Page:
10 Terms All Account Managers Need To Know When Working With Software Engineers

Lex Meola
Lex MeolaWednesday, March 13, 2024
10 Terms All Account Managers Need To Know When Working With Software Engineers

I remember it like it was yesterday.

I was sitting in a conference room with four senior engineers. One of whom everyone at the company referred to as “Zucky,” akin to Mark Zuckerberg. The imposter syndrome wasn’t just in the room with me, it was breathing down my neck, constantly reminding me that I didn’t understand the context of the meeting and therefore, didn’t deserve to be there.

For those of us who are more business-focused, participating in a discussion that is overtly technical can feel painful. As the imposter syndrome creeps in, we feel uncomfortable and quite frankly, lost.

I’d love to go over 10 terms I got a hold of that have helped drive technical conversations and reduce the discomfort I experience when I lose the plot of a discussion.

Let’s break it down

Account managers serve as a crucial bridge between clients and internal teams, ensuring smooth communication and successful project outcomes. When collaborating with software engineers, having a solid understanding of technical terminology is essential for effective coordination and relationship-building.

In this blog post, we'll explore the top 10 terms every account manager should know when working with software engineers:

  1. Agile Methodology: Agile is a project management framework characterized by iterative development, where requirements and solutions evolve through collaboration between self-organizing cross-functional teams. Understanding Agile principles helps account managers grasp project timelines, priorities, and the iterative nature of software development.
  2. User Story: A user story is a concise description of a software feature from an end-user perspective, typically written in non-technical language. Account managers should understand user stories to effectively communicate client needs and priorities to the engineering team.
  3. Backlog: The backlog is a prioritized list of features, enhancements, and fixes that need to be addressed in a software project. Account managers should be familiar with backlog management tools like Jira or Trello to track project progress and prioritize tasks effectively.
  4. API (Application Programming Interface): An API is a set of rules and protocols that allows different software applications to communicate with each other. Account managers should understand APIs to facilitate discussions around integrations, data exchange, and system interoperability.
  5. MVP (Minimum Viable Product): The MVP is the simplest version of a product that satisfies customer needs and allows for iterative development based on user feedback. Account managers should understand the concept of MVP to manage client expectations and prioritize features for early release.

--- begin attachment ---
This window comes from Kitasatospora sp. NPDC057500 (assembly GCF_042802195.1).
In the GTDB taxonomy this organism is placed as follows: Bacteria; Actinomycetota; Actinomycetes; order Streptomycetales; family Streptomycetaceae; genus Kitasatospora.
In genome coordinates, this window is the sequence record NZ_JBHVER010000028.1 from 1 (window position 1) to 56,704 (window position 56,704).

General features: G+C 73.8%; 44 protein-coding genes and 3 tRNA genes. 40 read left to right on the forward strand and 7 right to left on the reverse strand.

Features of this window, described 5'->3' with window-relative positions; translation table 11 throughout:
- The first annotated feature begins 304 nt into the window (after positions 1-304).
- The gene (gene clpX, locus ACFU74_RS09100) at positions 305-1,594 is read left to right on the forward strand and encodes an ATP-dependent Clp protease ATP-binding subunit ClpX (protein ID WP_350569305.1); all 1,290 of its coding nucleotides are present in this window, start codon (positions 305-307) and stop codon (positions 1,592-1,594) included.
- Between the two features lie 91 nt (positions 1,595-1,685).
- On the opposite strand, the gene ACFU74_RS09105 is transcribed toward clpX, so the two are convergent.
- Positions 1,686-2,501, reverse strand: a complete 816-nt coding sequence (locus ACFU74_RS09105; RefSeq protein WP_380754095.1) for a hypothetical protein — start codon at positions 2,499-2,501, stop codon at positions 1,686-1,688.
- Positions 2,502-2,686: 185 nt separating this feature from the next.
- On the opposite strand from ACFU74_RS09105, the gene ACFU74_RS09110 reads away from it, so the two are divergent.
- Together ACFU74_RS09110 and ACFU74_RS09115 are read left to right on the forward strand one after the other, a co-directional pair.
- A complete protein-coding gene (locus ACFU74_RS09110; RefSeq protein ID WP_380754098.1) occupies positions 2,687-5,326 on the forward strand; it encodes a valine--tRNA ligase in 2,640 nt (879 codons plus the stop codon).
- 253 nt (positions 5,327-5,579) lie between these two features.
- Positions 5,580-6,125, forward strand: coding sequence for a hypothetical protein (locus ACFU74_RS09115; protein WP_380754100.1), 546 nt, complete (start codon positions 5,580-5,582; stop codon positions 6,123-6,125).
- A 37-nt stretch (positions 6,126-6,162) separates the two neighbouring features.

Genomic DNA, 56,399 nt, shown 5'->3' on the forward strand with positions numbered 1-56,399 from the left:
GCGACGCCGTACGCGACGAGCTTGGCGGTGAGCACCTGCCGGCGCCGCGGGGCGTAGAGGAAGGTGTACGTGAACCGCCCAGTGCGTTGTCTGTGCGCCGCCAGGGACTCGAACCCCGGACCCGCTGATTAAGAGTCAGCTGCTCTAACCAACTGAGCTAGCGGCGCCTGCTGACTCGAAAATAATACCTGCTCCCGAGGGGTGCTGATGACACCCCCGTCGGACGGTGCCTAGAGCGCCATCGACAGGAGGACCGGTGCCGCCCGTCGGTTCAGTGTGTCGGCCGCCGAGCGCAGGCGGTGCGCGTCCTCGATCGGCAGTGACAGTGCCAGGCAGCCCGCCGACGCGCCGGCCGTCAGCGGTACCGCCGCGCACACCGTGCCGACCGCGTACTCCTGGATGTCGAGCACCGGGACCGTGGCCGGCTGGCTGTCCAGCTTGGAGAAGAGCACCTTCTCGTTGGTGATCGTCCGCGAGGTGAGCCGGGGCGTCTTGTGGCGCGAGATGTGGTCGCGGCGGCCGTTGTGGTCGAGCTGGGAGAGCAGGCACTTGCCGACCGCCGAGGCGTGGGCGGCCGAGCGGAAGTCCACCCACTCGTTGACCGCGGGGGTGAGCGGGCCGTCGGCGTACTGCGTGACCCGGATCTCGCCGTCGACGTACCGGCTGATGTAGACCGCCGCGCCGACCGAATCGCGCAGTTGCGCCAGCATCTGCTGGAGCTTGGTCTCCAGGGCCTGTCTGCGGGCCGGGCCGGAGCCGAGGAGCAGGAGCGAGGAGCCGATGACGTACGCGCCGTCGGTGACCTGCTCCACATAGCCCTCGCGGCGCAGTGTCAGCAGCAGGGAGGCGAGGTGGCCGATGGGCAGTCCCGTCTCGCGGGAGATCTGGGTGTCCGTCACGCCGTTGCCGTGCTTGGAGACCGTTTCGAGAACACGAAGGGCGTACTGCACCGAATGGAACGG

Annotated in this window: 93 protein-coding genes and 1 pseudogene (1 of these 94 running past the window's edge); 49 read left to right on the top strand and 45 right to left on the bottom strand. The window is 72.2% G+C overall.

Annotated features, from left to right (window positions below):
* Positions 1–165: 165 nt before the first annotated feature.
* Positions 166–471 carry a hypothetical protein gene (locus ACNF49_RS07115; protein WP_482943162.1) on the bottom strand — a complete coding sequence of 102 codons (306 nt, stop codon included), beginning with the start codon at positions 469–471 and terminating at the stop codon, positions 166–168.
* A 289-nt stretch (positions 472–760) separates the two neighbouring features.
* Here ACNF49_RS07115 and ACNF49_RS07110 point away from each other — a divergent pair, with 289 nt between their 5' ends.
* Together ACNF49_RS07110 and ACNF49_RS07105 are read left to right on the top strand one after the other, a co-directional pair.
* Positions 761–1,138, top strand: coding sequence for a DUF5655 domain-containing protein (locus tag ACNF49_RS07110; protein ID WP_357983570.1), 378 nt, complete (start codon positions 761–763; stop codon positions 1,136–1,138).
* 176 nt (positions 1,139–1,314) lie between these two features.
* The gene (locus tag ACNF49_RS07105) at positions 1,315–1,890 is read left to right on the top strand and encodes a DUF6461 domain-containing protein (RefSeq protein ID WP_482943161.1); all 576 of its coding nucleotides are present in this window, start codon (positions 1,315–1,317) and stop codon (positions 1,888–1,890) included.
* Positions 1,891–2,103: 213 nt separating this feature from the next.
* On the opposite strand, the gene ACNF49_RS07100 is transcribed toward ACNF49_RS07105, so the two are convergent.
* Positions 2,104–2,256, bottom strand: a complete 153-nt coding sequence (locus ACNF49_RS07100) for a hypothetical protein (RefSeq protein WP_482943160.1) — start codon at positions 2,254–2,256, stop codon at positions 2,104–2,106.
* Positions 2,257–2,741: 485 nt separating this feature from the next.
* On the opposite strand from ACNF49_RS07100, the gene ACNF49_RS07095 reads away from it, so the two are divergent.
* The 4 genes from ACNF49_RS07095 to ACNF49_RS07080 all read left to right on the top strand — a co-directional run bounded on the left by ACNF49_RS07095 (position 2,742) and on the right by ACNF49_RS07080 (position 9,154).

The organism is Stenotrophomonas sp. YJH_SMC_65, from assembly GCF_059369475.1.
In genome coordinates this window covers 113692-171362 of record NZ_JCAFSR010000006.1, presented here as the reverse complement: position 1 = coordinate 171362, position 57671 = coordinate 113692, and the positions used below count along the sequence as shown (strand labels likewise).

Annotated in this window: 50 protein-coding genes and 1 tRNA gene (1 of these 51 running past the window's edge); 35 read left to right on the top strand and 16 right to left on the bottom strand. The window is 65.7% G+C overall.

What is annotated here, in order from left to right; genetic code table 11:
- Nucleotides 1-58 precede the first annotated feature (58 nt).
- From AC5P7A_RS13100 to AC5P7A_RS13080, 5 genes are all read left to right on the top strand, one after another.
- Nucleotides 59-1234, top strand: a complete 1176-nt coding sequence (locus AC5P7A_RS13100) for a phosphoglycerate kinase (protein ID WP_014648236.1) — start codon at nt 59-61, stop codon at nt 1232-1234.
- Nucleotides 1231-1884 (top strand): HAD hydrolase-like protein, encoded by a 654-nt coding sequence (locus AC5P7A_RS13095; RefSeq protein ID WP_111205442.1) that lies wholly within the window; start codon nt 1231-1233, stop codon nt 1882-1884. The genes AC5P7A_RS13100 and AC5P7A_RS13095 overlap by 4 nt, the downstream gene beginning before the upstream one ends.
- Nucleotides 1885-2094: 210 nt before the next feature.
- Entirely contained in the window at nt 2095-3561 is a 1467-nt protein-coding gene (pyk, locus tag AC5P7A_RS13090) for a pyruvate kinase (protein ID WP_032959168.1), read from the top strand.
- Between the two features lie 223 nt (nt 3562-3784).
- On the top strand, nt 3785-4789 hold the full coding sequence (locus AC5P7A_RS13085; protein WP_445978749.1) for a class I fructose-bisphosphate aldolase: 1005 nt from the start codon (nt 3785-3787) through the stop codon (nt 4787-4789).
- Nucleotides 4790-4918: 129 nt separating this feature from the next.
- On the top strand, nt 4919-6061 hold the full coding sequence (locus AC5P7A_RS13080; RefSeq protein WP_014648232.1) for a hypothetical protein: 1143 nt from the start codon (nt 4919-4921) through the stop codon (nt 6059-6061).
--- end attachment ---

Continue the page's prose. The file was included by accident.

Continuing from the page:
6. Deployment: Deployment refers to the process of releasing a software application or feature into a production environment for end-users to access. Account managers should understand deployment pipelines, version control systems, and release management practices to coordinate product releases effectively.
  7. Testing (Unit, Integration, Regression): Testing is a crucial aspect of software development to ensure product quality and reliability. Account managers should understand different types of testing, including unit testing (testing individual components), integration testing (testing interactions between components), and regression testing (ensuring new changes don't break existing functionality).
  8. Scalability: Scalability refers to a system's ability to handle increasing workload or user demand without sacrificing performance. Account managers should understand scalability considerations to anticipate future growth and ensure the software can accommodate evolving needs.
  9. DevOps: DevOps is a cultural and technical movement that emphasizes collaboration and automation between software development and IT operations teams. Account managers should understand DevOps principles to facilitate communication and collaboration between development and operations teams.
  10. SLA (Service Level Agreement): An SLA is a contractual agreement between a service provider and a client that defines the level of service expected, including metrics such as uptime, response time, and resolution time. Account managers should understand SLAs to manage client expectations and ensure service delivery meets agreed-upon standards.

I can’t stress it enough: Effective communication between account managers and software engineers is essential for successful project delivery.

By familiarizing themselves with these top 10 terms, account managers can enhance collaboration, streamline project management, and ultimately deliver better outcomes for clients and stakeholders.

Lex Meola is Echobind’s trusty account manager. Reach out to her at any time ( if you’re interested in working with us, or even grab 15 minutes on her SavvyCal.

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